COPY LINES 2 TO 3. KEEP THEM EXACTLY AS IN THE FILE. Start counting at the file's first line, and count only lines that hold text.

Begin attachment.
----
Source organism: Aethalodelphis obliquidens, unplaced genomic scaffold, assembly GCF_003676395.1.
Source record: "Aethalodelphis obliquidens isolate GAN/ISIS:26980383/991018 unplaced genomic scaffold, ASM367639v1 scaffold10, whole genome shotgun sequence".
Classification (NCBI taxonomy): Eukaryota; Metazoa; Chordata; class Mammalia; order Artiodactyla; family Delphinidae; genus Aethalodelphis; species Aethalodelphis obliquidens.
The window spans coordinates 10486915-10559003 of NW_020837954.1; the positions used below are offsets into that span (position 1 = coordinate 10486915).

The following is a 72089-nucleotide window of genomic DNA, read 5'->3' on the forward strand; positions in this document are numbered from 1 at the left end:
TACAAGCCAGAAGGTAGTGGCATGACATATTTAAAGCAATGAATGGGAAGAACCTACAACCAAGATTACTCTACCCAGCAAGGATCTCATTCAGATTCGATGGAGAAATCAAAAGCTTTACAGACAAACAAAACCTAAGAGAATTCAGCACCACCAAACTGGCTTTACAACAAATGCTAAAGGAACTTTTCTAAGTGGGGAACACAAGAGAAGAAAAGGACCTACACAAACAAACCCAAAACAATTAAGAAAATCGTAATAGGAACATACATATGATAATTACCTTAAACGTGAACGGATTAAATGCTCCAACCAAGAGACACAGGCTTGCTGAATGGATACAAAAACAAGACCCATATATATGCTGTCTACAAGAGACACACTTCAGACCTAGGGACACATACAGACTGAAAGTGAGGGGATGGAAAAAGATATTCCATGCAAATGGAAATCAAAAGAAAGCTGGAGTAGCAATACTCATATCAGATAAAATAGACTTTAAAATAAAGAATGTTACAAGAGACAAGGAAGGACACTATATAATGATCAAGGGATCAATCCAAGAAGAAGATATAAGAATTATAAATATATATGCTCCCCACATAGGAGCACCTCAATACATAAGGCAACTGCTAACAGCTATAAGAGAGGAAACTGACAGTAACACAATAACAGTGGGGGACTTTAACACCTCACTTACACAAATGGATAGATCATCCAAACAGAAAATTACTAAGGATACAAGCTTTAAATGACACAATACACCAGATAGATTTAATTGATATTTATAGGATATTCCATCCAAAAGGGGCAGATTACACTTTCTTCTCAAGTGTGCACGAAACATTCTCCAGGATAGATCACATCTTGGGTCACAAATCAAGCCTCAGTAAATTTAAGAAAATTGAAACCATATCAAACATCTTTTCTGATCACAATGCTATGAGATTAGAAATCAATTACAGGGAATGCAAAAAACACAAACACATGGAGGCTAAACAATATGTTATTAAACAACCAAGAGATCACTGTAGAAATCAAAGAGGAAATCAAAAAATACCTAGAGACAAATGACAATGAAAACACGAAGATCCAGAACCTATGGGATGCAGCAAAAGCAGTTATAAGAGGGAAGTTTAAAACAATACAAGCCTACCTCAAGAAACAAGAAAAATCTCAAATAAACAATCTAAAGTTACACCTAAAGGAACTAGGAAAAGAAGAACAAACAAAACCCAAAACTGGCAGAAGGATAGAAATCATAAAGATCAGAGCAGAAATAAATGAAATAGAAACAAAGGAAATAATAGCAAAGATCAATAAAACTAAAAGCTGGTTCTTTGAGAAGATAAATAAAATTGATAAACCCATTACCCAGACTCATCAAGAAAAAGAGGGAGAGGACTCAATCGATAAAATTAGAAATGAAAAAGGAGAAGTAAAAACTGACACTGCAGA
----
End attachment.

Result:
Source record: "Aethalodelphis obliquidens isolate GAN/ISIS:26980383/991018 unplaced genomic scaffold, ASM367639v1 scaffold10, whole genome shotgun sequence".
Classification (NCBI taxonomy): Eukaryota; Metazoa; Chordata; class Mammalia; order Artiodactyla; family Delphinidae; genus Aethalodelphis; species Aethalodelphis obliquidens.